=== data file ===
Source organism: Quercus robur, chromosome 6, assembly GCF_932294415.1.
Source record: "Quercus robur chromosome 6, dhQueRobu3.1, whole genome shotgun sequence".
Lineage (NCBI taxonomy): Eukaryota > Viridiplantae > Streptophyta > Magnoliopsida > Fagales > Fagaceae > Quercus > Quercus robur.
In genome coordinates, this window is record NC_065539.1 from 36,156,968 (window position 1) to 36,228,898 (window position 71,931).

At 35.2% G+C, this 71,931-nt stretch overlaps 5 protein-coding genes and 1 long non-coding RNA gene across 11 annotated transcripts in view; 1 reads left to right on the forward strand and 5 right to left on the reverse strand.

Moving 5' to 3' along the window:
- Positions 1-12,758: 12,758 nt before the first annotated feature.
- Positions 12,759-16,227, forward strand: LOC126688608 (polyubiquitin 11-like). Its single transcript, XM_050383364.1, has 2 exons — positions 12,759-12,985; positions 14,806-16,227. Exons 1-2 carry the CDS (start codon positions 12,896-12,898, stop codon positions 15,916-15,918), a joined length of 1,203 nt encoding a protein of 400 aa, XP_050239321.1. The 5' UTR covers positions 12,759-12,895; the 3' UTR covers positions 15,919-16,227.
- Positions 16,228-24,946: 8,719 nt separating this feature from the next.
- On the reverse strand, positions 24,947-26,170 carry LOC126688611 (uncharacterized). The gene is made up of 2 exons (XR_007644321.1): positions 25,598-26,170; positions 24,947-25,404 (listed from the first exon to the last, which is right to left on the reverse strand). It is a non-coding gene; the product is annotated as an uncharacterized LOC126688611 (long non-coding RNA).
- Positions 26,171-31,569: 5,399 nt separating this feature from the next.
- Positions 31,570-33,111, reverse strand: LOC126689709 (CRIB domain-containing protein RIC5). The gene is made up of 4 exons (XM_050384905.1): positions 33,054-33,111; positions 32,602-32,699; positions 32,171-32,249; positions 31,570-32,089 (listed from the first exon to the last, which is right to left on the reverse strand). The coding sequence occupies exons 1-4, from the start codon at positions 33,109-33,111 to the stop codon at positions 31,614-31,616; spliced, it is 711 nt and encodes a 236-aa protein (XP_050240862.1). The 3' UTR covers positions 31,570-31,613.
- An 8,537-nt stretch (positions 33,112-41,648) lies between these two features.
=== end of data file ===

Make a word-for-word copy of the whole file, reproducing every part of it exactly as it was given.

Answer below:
Source organism: Quercus robur, chromosome 6, assembly GCF_932294415.1.
Source record: "Quercus robur chromosome 6, dhQueRobu3.1, whole genome shotgun sequence".
Lineage (NCBI taxonomy): Eukaryota > Viridiplantae > Streptophyta > Magnoliopsida > Fagales > Fagaceae > Quercus > Quercus robur.
In genome coordinates, this window is record NC_065539.1 from 36,156,968 (window position 1) to 36,228,898 (window position 71,931).

At 35.2% G+C, this 71,931-nt stretch overlaps 5 protein-coding genes and 1 long non-coding RNA gene across 11 annotated transcripts in view; 1 reads left to right on the forward strand and 5 right to left on the reverse strand.

Moving 5' to 3' along the window:
- Positions 1-12,758: 12,758 nt before the first annotated feature.
- Positions 12,759-16,227, forward strand: LOC126688608 (polyubiquitin 11-like). Its single transcript, XM_050383364.1, has 2 exons — positions 12,759-12,985; positions 14,806-16,227. Exons 1-2 carry the CDS (start codon positions 12,896-12,898, stop codon positions 15,916-15,918), a joined length of 1,203 nt encoding a protein of 400 aa, XP_050239321.1. The 5' UTR covers positions 12,759-12,895; the 3' UTR covers positions 15,919-16,227.
- Positions 16,228-24,946: 8,719 nt separating this feature from the next.
- On the reverse strand, positions 24,947-26,170 carry LOC126688611 (uncharacterized). The gene is made up of 2 exons (XR_007644321.1): positions 25,598-26,170; positions 24,947-25,404 (listed from the first exon to the last, which is right to left on the reverse strand). It is a non-coding gene; the product is annotated as an uncharacterized LOC126688611 (long non-coding RNA).
- Positions 26,171-31,569: 5,399 nt separating this feature from the next.
- Positions 31,570-33,111, reverse strand: LOC126689709 (CRIB domain-containing protein RIC5). The gene is made up of 4 exons (XM_050384905.1): positions 33,054-33,111; positions 32,602-32,699; positions 32,171-32,249; positions 31,570-32,089 (listed from the first exon to the last, which is right to left on the reverse strand). The coding sequence occupies exons 1-4, from the start codon at positions 33,109-33,111 to the stop codon at positions 31,614-31,616; spliced, it is 711 nt and encodes a 236-aa protein (XP_050240862.1). The 3' UTR covers positions 31,570-31,613.
- An 8,537-nt stretch (positions 33,112-41,648) lies between these two features.